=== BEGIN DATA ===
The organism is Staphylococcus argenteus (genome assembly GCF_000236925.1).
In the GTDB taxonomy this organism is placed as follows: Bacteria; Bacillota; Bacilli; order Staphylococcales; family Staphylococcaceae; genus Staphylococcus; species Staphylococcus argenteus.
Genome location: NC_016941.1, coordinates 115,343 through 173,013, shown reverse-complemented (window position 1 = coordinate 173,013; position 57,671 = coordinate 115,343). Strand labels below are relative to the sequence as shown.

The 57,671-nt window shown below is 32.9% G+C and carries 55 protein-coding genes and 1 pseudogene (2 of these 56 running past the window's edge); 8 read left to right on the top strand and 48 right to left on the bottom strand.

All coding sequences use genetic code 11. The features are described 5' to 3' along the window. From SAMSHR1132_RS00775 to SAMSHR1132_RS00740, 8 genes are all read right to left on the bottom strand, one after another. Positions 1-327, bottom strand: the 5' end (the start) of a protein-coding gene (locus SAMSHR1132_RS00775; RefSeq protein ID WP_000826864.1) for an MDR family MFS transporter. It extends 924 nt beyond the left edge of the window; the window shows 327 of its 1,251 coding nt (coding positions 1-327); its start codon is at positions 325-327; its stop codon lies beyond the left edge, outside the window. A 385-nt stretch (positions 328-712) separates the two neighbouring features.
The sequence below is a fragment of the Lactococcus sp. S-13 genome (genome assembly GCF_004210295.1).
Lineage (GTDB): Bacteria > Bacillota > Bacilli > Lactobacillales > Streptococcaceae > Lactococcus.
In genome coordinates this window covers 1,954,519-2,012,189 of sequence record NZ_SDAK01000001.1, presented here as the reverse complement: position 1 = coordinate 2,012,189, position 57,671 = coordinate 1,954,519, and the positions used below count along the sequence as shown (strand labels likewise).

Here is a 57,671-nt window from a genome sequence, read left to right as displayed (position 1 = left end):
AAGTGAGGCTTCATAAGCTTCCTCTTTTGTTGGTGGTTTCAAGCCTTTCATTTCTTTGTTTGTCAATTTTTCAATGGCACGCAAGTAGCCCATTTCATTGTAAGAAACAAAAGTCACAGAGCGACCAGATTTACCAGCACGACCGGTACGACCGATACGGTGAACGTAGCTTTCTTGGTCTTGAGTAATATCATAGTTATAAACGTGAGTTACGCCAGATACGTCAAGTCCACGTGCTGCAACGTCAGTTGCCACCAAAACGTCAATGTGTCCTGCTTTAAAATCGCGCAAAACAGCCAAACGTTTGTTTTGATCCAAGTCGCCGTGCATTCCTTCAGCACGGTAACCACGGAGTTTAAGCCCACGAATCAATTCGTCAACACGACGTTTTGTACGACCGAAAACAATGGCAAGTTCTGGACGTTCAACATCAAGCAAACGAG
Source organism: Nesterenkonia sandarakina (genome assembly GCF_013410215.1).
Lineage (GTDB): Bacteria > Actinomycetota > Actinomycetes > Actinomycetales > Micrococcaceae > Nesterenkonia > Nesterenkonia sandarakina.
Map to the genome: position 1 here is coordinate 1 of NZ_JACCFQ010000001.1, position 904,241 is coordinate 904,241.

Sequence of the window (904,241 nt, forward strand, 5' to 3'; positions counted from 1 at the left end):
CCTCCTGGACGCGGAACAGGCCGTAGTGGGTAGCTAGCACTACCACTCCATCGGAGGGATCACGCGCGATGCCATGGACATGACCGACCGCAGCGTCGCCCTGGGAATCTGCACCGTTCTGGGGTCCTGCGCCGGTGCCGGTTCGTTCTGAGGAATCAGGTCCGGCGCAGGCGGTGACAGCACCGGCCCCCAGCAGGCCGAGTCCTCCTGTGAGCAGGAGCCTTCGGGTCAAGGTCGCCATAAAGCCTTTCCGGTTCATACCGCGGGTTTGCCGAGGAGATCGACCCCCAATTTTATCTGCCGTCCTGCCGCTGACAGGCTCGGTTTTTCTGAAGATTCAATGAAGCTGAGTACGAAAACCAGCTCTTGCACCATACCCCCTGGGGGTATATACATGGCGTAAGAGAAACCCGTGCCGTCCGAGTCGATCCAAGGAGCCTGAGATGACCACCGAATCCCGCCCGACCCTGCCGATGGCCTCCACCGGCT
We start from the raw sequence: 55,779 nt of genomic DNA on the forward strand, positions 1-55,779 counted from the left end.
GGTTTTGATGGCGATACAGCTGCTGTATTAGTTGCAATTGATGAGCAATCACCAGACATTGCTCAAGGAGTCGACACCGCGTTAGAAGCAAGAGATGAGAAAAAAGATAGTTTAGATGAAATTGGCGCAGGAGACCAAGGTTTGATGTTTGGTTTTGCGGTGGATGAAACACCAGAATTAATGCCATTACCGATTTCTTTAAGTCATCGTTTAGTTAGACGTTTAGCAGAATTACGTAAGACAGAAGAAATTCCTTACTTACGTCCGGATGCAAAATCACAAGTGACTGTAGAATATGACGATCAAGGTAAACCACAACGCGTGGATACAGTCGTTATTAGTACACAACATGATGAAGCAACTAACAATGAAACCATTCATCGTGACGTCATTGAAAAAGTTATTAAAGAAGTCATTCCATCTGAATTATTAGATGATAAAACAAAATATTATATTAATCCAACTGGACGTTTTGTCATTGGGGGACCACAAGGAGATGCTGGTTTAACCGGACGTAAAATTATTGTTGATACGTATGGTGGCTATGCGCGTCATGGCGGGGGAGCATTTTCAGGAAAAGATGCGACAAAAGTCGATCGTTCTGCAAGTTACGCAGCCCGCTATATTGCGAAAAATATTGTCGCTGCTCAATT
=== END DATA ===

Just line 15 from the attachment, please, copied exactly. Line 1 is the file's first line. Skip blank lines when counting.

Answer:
CCTCCTGGACGCGGAACAGGCCGTAGTGGGTAGCTAGCACTACCACTCCATCGGAGGGATCACGCGCGATGCCATGGACATGACCGACCGCAGCGTCGCCCTGGGAATCTGCACCGTTCTGGGGTCCTGCGCCGGTGCCGGTTCGTTCTGAGGAATCAGGTCCGGCGCAGGCGGTGACAGCACCGGCCCCCAGCAGGCCGAGTCCTCCTGTGAGCAGGAGCCTTCGGGTCAAGGTCGCCATAAAGCCTTTCCGGTTCATACCGCGGGTTTGCCGAGGAGATCGACCCCCAATTTTATCTGCCGTCCTGCCGCTGACAGGCTCGGTTTTTCTGAAGATTCAATGAAGCTGAGTACGAAAACCAGCTCTTGCACCATACCCCCTGGGGGTATATACATGGCGTAAGAGAAACCCGTGCCGTCCGAGTCGATCCAAGGAGCCTGAGATGACCACCGAATCCCGCCCGACCCTGCCGATGGCCTCCACCGGCT